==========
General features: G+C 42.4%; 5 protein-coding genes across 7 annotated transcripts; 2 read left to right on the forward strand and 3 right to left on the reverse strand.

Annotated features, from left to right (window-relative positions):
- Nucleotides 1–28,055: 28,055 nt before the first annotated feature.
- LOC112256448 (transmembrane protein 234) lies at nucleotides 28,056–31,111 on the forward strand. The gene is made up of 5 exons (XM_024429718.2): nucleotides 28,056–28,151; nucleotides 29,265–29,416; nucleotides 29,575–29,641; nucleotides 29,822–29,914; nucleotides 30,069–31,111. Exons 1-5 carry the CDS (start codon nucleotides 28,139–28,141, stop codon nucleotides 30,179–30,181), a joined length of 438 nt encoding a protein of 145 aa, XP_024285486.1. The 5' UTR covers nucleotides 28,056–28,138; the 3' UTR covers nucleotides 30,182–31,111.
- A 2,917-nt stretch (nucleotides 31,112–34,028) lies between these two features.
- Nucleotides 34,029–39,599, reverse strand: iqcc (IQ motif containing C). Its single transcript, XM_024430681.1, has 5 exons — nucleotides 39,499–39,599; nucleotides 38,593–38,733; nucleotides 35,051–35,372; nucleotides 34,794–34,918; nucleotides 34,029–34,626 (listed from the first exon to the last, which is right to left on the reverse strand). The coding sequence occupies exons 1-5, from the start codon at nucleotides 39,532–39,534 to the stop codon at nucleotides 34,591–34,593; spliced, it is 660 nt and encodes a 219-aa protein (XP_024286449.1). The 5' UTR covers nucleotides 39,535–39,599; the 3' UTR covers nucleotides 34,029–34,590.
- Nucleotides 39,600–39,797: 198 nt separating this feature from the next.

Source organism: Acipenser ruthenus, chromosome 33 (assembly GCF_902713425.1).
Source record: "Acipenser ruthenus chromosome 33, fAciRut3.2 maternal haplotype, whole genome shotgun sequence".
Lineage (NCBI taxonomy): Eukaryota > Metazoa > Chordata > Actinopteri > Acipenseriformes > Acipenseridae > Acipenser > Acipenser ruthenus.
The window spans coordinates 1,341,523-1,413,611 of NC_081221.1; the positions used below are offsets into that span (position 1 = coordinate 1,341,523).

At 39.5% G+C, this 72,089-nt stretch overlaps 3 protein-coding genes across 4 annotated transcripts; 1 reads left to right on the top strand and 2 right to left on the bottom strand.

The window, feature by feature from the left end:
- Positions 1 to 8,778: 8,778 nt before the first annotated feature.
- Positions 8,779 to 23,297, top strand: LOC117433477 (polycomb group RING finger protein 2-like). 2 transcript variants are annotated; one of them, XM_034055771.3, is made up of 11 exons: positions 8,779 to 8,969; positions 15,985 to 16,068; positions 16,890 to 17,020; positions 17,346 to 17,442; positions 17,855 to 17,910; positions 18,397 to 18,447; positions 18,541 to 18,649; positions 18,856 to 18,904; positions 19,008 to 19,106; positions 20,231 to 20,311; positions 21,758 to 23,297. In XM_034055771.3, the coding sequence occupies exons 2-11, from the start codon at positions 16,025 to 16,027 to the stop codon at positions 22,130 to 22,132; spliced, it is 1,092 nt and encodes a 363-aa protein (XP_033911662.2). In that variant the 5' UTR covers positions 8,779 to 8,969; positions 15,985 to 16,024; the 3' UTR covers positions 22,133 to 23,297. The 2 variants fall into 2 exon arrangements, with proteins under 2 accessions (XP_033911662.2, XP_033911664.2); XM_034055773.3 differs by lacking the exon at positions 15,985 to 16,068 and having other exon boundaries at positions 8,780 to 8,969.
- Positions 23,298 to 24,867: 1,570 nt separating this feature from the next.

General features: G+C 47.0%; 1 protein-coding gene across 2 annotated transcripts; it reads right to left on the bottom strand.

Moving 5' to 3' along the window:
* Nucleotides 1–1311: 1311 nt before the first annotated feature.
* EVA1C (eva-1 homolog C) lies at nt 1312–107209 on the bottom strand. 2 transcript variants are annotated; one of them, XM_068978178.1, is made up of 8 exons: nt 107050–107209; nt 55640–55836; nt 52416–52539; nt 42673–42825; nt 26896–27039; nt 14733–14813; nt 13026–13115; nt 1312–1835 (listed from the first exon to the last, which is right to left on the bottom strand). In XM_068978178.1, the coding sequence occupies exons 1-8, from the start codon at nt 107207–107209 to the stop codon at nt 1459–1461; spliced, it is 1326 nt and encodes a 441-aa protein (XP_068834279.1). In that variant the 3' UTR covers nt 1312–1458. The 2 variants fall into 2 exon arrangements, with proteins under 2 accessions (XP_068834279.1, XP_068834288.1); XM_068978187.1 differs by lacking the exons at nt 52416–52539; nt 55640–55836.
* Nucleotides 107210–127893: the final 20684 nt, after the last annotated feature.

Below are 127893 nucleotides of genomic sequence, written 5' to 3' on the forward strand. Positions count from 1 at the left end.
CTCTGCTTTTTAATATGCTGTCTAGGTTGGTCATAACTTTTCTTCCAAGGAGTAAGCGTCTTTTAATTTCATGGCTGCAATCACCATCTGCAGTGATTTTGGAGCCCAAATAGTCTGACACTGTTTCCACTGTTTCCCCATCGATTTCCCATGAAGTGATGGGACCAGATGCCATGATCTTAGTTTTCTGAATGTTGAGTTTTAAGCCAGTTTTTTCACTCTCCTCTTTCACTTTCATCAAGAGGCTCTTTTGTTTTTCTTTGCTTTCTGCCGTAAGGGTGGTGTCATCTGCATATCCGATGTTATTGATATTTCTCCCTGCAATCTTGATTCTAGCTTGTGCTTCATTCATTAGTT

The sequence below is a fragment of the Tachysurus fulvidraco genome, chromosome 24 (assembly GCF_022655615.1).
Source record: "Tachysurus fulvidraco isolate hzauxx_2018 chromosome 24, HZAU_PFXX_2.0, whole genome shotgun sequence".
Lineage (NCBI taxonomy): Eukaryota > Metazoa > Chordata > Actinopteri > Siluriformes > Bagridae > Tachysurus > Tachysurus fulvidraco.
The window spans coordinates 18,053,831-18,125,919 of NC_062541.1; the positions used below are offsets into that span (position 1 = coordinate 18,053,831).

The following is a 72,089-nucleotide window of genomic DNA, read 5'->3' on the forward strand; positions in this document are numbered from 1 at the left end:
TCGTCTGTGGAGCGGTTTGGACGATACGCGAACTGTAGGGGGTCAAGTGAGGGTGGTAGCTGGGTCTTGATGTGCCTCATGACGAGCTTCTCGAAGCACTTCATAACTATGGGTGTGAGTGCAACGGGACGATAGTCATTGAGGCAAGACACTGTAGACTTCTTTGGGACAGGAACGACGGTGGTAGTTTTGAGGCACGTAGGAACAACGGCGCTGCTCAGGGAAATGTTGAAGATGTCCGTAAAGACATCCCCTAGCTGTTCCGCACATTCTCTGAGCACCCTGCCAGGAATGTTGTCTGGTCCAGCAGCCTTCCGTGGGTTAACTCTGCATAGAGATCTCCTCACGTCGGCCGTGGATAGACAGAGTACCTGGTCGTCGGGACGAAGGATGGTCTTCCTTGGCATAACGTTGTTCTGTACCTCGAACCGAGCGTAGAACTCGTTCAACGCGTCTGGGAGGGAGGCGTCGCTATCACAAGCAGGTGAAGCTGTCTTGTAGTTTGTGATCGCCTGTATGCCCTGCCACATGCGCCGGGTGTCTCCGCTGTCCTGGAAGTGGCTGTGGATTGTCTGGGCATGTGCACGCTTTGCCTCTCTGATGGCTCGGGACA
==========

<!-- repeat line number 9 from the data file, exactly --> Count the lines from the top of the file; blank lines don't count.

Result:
Source record: "Acipenser ruthenus chromosome 33, fAciRut3.2 maternal haplotype, whole genome shotgun sequence".